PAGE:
Netflix TV review: Star Trek: Discovery: Season 3, Episode 13 (Finale)
Unresolved story strands6
Ian Winterton | On 08, Jan 2021
Warning: This contains spoilers. Not caught up with Star Trek: Discovery? Read our review of the last episode here.
While not quite living up to the promise of last week’s first-rate episode, the finale of Star Trek: Discovery Season 3 is nevertheless an exciting and enjoyable romp. The sense of jeopardy set up previously helps make this a tense watch, too – the audience sure that at least one of the main characters would wind up dead – but that everyone makes it through miraculously unscathed ultimately feels far too neat.
But the journey to tying it all up with a pretty bow is at least fun. It opens with a return to Saru, Culber and Adira – who’s also joined by her dead boyfriend Gray, made visible to everyone via the holo simulation – and their attempt to persuade Kelpien Su’Kal to leave his computer-generated reality for the universe outside. As we saw in Episode 11, it’s all pretty flaky – and the portentous talk regarding monsters from Kelpien folklore quickly gets tiresome. And we’re still saddled with the writers’ decision to have Su’Kal be the source of The Burn – a plot development that remains disappointingly lacklustre. Surely a malevolent enemy, perhaps manipulating Su’Kal’s latent powers, would have been better?
Happily, the other strands of the episode are more satisfying. Tilly and the rest of the Bridge crew (really, even now, who knows their names?) fight back against Osyraa and her Emerald Chain hijackers, but soon find themselves stuck, Osyraa ordering their deck sealed and the life support switched off. Slow suffocation seems to be on the cards…
Michael and Book, meanwhile, have been captured, resulting in the episode’s strongest scenes. In an attempt to break Michael so she reveals the route into the nebula, the sadistic Zareh tortures Book – his empathic powers intensifying his suffering – on Osyraa’s instruction. It all seems set up for Michael to give in, which makes her ingenious escape a genuine surprise for the viewers, as well as for Osyraa.
Less well plotted, though, are many of the other story strands. As with a lot of episodes this season, the writers seem unable to juggle everything they’ve set up. What of Tilly and Zarej’s feud? She never sees him again and he meets his end having a punch up in a turbo lift against Book. Similarly, what could be a moving plotline between Adira and Gray is scarce given any screentime and would have been better left out. Meanwhile, Aurellio’s realisation that Osyraa is a wrong ‘un happens in the blink of an eye and has no further consequences, while Stamets’ fury at Michael’s betrayal last week is left unresolved – though perhaps this will go on to have consequences next season; the last we see of him is his mild disapproval as Michael takes her place as Discovery’s captain.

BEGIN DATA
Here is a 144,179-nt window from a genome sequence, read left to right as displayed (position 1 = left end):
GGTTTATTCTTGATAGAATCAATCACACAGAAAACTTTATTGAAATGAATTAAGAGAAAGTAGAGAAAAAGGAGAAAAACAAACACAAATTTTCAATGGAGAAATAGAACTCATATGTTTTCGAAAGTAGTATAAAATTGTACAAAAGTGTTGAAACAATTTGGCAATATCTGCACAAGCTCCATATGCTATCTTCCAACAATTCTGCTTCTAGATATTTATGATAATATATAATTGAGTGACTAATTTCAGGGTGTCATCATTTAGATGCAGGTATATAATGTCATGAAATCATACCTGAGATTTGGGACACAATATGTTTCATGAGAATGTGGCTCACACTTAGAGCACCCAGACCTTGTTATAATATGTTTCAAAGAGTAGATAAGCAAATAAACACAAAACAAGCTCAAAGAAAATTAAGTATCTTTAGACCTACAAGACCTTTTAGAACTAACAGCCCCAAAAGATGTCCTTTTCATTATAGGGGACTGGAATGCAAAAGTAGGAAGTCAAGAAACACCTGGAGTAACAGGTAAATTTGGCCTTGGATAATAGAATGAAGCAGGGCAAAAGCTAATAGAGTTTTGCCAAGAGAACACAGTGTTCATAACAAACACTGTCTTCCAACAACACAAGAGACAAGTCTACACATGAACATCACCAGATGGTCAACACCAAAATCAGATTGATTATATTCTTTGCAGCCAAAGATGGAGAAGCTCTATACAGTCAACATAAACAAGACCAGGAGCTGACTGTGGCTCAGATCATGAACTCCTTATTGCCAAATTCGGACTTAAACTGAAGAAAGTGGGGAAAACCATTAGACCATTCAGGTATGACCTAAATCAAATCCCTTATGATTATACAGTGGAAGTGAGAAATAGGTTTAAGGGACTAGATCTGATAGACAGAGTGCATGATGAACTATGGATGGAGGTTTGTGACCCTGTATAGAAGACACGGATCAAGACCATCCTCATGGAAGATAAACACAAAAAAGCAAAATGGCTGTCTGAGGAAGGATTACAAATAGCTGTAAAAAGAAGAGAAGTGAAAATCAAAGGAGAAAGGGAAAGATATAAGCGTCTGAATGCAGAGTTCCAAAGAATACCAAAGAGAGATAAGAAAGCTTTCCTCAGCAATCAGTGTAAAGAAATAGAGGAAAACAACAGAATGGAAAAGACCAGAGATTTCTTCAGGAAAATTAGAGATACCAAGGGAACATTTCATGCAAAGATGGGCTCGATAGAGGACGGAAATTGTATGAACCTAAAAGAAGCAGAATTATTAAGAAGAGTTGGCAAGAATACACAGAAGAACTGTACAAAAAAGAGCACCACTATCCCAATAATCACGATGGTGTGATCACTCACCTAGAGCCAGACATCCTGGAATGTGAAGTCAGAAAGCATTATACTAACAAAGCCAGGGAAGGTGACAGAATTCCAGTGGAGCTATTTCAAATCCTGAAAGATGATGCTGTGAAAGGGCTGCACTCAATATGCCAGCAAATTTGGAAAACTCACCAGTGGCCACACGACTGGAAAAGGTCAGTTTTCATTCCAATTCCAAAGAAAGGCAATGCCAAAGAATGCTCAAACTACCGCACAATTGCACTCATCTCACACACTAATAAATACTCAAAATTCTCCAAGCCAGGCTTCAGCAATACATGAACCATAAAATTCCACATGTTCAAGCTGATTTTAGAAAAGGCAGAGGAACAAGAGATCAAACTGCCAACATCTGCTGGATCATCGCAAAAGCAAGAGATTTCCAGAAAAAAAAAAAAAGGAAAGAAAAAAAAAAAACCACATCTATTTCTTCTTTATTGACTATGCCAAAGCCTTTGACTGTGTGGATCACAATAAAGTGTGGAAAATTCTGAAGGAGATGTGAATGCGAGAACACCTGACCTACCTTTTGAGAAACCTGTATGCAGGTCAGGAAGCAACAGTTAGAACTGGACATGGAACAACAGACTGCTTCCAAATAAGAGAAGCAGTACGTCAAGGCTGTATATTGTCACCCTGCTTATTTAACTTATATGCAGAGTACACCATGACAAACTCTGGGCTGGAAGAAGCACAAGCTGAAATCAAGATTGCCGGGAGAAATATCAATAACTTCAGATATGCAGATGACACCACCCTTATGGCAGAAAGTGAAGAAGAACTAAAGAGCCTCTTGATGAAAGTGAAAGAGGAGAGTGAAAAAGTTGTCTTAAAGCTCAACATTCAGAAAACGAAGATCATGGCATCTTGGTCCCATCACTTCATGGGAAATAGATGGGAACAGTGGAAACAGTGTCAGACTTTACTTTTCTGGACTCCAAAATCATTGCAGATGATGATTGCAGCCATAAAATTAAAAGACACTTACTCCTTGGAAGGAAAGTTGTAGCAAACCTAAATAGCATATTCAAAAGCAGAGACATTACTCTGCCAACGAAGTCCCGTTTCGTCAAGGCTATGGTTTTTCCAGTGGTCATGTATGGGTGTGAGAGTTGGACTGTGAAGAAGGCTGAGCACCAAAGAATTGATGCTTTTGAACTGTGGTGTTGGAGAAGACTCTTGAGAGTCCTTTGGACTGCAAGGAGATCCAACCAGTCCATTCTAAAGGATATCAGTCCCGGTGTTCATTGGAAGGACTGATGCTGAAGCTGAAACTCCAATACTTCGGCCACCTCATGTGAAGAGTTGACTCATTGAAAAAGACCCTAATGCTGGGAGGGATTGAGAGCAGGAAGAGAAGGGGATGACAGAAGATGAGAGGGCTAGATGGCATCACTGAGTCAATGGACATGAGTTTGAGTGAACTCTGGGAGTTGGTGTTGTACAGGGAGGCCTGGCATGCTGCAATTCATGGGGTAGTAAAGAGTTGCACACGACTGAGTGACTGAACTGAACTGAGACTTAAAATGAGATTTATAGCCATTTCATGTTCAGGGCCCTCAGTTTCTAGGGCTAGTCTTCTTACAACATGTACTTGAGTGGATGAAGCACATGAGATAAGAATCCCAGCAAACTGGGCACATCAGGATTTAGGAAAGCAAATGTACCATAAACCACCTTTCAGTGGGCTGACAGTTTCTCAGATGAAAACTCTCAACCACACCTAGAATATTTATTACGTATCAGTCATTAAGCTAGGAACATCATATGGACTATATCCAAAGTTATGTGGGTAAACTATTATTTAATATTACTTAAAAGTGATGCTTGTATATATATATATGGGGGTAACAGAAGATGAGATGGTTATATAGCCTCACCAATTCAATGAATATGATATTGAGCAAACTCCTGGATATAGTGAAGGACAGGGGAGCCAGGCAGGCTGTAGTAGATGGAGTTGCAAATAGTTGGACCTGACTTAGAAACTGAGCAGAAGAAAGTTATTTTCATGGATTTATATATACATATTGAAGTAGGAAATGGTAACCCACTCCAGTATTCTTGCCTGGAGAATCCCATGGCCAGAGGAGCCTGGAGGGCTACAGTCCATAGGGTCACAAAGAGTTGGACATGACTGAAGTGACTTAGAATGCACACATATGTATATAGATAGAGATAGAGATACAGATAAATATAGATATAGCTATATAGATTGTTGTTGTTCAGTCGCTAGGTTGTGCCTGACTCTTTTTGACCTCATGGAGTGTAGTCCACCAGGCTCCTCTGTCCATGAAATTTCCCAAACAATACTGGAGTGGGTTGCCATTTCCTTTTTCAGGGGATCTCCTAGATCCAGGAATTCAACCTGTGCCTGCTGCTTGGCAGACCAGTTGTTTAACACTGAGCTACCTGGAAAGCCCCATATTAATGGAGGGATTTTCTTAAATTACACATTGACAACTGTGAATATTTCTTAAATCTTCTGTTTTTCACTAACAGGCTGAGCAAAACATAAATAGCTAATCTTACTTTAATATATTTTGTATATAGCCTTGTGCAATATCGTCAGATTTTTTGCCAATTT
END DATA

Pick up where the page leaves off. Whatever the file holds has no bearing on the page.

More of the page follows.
Prior to that, we get some even more over-neat storylining, as Michael inspires Tilly and the others to sabotage Discovery and bring it out of warp – although Owosekun’s heroic final (non-fatal) oxygen-free walk to place the bomb is another episode highlight. Even more questionable is the sudden – and very convenient – revelation that Book, being an empath, can sort of fake being a Tardigrade and operate the spore drive, saving everyone just in time. Even in the world of Trek’s pseudoscience space opera this is akin to Fonzie waterskiing over that shark in Happy Days. And, after last week’s hint that she had more to her, Osyraa returns to being a bog-standard villain and gets killed by Michael in what is a fairly dull punch up.
All in all, this is a mixed bag of an episode, which reflects the wavering quality of the season overall. Perhaps the pressure of finishing the run while under coronavirus lockdown is to blame – the pandemic is heavily referenced during the closing moments. As we see Michael take her place in the captain’s chair, the crew looking on – resplendent in their 32nd Century Starfleet uniforms – we get a voiceover from Michael espousing the importance of connection. It’s all a little hokey, and nowhere near as effective as the quote on-screen from Gene Roddenberry the episode ends with:
“In a very real sense, we are all aliens on a strange planet. We spend most of our lives reaching out and trying to communicate. If during our whole lifetime, we could reach out and really communicate with just two people, we are indeed very fortunate.”
Hitting us with the theme music from the 1960s series is a final masterful stroke, and reminds us that Discovery – though in many ways a very modern show, it builds on the liberal values Roddenberry baked into Trek from the very beginning. This is the TV show to show the first interracial kiss on US network TV, and got banned in several Southern States as a result. Season 3 of Discovery might not have been its finest hour, but it’s still a first-rate show and – as it continues to dismiss bigots with its vision of a more hopeful future – it’s still very much Star Trek.
Star Trek: Discovery Season 1 to 3 is available on Netflix UK, as part of an £8.99 monthly subscription.